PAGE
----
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Human immunodeficiency virus (HIV) infection is increasing worldwide, and several reports indicate …


Biology Articles » Virology » Oral ulcer as an unusual feature of visceral leishmaniasis in an AIDS patient » Case report

Case report
- Oral ulcer as an unusual feature of visceral leishmaniasis in an AIDS patient

A 35-year-old homemaker, resident of Etah district in western Uttar Pradesh, presented with 6 year's history of fever, diarrhea with gross loss of weight; an ulcer on the undersurface of the tongue for 1 month and bleeding per rectum for 4 days. She was referred to the Dermatology Department after she tested positive for HIV 1 and 2.

The fever was low grade and intermittent in character. The patient had frequent painless watery stools. Bleeding per rectum was spontaneous, painless and fresh and mixed with stool. She had been treated for suspected abdominal tuberculosis a year ago. The oral ulcer under the tongue was painful and had been increasing in size. It bled on touch. The patient had received blood transfusion 10 years ago during cesarean delivery of her second child. The history was not suggestive of extramarital sexual relation or intravenous drug abuse either by the patient or her spouse.

The patient was pale and emaciated. There was a single well-defined ulcer 3 cm × 2 cm in size on the fraenulum of tongue with raised rolled and irregular margins. The floor of the ulcer was clean but bled on touch. The base was firm and could be clearly felt. In addition, the dorsal aspect of the tongue showed adherent white plaques with underlying erythema. Bilateral submandibular and submental lymph nodes were enlarged, discrete, firm, nontender with smooth surface and nonadherent to the overlying skin. Per speculum examination of the vagina did not reveal any significant finding. On per rectal examination, the finger was stained with fresh blood. Liver surface was smooth and nontender and was enlarged 2 cm below the costal margin. Spleen was smooth, firm in consistency and was enlarged 1.5 cm below the costal margin.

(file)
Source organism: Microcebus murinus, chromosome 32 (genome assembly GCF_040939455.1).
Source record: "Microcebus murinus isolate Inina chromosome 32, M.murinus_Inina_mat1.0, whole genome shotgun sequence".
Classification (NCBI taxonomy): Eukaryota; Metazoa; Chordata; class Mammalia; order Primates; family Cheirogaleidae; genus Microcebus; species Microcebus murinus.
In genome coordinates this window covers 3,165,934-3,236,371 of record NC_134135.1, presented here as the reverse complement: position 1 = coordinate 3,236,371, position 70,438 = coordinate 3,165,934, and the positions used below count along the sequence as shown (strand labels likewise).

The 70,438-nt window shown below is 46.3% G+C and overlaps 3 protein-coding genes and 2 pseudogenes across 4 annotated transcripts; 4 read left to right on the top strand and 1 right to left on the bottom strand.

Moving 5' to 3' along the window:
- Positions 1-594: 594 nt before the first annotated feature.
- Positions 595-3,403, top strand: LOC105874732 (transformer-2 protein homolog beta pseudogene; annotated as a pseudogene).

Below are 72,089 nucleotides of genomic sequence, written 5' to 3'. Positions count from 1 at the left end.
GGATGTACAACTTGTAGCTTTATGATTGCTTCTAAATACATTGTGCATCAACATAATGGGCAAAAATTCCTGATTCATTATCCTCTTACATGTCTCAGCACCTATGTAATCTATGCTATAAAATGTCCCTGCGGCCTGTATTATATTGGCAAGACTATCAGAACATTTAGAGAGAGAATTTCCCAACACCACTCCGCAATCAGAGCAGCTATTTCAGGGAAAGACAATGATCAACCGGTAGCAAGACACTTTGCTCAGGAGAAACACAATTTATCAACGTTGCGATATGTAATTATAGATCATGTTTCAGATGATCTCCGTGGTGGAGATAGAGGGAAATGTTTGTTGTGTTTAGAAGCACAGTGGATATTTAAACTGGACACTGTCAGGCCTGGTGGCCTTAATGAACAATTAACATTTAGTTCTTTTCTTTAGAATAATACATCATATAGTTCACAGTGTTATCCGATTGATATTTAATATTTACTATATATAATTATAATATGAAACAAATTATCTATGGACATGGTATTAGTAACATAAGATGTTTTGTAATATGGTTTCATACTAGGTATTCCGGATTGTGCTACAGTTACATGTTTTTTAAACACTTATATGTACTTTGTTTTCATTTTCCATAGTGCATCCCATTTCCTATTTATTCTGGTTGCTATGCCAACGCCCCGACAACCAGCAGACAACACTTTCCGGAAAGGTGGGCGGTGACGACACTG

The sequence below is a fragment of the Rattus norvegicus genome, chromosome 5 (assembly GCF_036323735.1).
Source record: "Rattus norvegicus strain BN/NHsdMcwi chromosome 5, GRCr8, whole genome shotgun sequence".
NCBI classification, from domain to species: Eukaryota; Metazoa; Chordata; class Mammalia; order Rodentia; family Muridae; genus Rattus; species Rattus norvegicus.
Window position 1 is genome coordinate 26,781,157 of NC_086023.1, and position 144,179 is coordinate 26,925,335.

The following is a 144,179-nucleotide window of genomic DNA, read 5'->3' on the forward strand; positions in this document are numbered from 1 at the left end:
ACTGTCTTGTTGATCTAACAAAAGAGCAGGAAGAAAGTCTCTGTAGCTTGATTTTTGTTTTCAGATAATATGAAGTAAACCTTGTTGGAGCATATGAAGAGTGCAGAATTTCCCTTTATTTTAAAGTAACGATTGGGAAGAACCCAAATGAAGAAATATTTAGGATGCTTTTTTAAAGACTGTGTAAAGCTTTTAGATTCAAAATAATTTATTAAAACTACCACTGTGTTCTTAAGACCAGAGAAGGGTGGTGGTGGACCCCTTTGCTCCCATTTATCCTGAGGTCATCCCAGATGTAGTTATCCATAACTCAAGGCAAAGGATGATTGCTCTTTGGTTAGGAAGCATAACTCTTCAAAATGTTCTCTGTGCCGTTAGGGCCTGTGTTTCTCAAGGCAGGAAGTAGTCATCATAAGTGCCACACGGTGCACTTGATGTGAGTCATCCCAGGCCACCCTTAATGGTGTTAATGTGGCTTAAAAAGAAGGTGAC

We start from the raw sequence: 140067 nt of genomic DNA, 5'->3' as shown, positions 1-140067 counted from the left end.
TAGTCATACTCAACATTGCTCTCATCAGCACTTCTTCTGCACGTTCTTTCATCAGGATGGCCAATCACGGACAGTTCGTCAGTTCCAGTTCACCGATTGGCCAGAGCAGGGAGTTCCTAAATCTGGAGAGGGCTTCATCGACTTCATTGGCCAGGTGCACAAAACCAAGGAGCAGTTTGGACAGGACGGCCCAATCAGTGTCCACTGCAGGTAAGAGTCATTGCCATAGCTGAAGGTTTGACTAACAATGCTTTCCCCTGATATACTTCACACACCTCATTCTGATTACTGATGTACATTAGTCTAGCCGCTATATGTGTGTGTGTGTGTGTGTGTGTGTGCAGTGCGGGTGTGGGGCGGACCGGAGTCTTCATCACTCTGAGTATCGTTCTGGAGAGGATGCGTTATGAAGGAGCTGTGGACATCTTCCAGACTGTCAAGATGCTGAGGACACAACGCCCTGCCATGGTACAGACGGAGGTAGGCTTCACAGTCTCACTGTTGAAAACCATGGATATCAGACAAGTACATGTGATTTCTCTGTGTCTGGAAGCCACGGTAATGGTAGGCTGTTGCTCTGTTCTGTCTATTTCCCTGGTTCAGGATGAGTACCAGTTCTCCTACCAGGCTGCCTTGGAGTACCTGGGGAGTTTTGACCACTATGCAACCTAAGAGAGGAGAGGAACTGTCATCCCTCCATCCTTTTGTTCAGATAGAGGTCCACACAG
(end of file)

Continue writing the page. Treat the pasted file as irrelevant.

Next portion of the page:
Ocular examination revealed retinal hemorrhage with white retinal necrosis in the left eye.

Serological test (ELlSA) for leishmaniasis was highly positive. Chopra's aldehyde test was negative. Potassium hydroxide 10% preparation of the scrapings from the tongue showed candida.

Her blood tests revealed that her hemoglobin was 8.8 gm percent; total leukocyte count, 8,800 per cu. mm; polymorphs, 84 percent; lymphocytes, 15%; eosinophils, 01%; platelet count, 1.2 lakhs per cu. mm. Bleeding time, clotting time, blood glucose, urea, electrolytes, immunoglobulin profile, liver and kidney function tests were within normal range. V. D. R. L. was nonreactive. ELlSA for HIV was positive for HIV 1 and 2 and was confirmed by western blot test. Her CD 4 and CD 8 counts were 12 per cu. mm and 18 per cu. mm respectively.

The skiagram of chest, electrocardiogram and colonoscopy did not reveal any abnormality. Ultrasonography of the abdomen confirmed mild hepatosplenomegaly.

Fine needle aspiration cytology from submandibular lymph nodes showed macrophages studded with amastigote form of leishmania and a few lymphocytes. Biopsy from the edge of the sublingual ulcer demonstrated macrophages full of amastigote form of leishmania on hematoxylin and eosin preparation. There was no evidence of malignancy in the tissue, and staining for acid fast bacilli was negative. Patient refused permission for liver, spleen and bone marrow biopsy. She died 3 days after admission.


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